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Cartier at the NGA: shines bright like a…

Emma Macdonald

Incandescent jewels more valuable than money can buy have made their way amid tight security to the National Gallery of Australia.

From Kate Middleton’s wedding tiara to Princess Grace’s 10.48-carat engagement ring, some of the most iconic adornments in history will be displayed in Canberra next March.

The Gallery unveiled a preview of its upcoming sure-to-be-blockbuster, Cartier: The Exhibition, which will showcase some of the most famous jewels in all the world.

It is an Australian first, with Gallery Director Gerard Vaughan noting that in a job where he is dealing with heightened security around priceless works of art, this exhibition was taking things to the next level.

“Jewels of spectacular calibre and size, amongst the most important in the world, magnificently set by Cartier’s renowned craftsmen will be exhibited only in Canberra,” said Dr Vaughan.

“It is a collection of immeasurable quality and value, the likes of which have never been seen in this country before, and may never be again. Years of research and gentle persuasion will deliver an unforgettable experience for Australians.”

 Cartier London Halo tiara 1934 platinum, round old- and baguette-cut diamonds 4 cm (height) Collection Cartier © Cartier Photo: Nils Herrmann.

Cartier London, Halo tiara 1934, platinum, round old- and baguette-cut diamonds, 4 cm (height), Collection Cartier © Cartier. Photo: Nils Herrmann.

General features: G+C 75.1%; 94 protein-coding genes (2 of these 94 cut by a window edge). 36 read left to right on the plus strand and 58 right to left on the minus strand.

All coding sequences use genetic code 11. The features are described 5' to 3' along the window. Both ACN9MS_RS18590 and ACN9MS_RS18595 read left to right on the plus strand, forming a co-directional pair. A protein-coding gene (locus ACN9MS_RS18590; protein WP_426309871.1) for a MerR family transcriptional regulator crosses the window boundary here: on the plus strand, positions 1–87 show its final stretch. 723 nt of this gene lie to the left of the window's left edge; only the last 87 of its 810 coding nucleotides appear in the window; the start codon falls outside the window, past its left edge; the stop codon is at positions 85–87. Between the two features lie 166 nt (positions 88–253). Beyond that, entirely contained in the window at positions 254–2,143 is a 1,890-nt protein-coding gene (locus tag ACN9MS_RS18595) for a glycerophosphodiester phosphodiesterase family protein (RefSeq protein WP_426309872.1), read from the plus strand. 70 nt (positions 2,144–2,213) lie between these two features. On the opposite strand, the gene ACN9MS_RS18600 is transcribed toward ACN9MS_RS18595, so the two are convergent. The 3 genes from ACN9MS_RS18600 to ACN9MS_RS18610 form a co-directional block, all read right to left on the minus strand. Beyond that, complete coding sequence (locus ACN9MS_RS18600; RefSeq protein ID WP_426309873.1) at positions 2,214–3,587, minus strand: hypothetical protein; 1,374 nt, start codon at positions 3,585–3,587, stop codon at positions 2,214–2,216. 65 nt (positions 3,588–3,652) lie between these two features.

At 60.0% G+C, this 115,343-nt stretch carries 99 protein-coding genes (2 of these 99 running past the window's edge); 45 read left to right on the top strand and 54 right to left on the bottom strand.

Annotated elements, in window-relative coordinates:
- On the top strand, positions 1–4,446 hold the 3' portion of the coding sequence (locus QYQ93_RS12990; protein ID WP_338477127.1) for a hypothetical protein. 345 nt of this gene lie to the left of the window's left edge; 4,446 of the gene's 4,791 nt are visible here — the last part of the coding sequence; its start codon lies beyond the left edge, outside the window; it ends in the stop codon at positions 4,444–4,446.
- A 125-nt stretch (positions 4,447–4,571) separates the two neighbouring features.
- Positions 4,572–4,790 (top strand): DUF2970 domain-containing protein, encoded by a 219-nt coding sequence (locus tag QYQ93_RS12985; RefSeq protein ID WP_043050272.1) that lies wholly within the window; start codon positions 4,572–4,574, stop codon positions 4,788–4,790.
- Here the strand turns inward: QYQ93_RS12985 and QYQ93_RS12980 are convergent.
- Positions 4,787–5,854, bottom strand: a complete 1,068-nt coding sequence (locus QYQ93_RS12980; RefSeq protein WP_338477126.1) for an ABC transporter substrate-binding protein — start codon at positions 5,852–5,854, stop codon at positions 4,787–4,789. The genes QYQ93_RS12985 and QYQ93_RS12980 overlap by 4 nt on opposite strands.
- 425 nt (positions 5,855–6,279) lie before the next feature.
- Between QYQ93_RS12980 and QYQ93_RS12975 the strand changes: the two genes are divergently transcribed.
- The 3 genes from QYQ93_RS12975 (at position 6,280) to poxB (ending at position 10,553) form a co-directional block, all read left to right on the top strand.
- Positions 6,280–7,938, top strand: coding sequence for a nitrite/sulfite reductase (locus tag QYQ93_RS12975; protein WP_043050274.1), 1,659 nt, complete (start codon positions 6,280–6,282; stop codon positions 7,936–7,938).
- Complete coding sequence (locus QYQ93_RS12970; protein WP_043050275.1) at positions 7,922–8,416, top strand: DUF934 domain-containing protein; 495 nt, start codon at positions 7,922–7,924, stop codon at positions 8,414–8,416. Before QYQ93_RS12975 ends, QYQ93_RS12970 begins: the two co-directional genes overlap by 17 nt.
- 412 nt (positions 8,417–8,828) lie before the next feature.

The collection features more than 300 examples of masterpieces by Cartier, charting the prestigious Paris jewellery house throughout 20th-century history. The exhibition will provide a window into the intimate world of Cartier’s famous international clients, including royalty, aristocrats and global socialites, to movie stars like Elizabeth Taylor whose platinum, gold and Burmese ruby necklace (1951) is synonymous with the iconic jeweller.

The exclusive exhibition features pieces from turn-of-the-century opera star Dame Nellie Melba—Australia’s first global superstar—who was a major client of the Maison Cartier, which supplied other incredibly intricate ‘garland-style’ jewellery popular with European aristocracy.

Art Deco swept the world in the 1920s and Cartier’s designs led the way with its innovative style, such as the Duchess of Windsor’s trend-setting Flamingo brooch (1940) and original ‘It Girl’ Daisy Fellowes’ Tutti Frutti necklace (1936). Their spectacular designs took cues from sources around the world: including East Asia, India and Ancient Egypt. Cartier combined these influences into some of their most exotic jewellery designs.

Cartier Paris. Necklace, bracelet and pair of earrings 1951, platinum, gold, brilliant-, baguette-, modified baguette- and fancy-cut diamonds, cushion-shaped and round faceted Burmese rubies 37 cm (l. necklace); 6.2 cm (l. bracelet at c.); 6 cm (l. earrings). Collection Cartier © Cartier. Photo: Marian Gérard.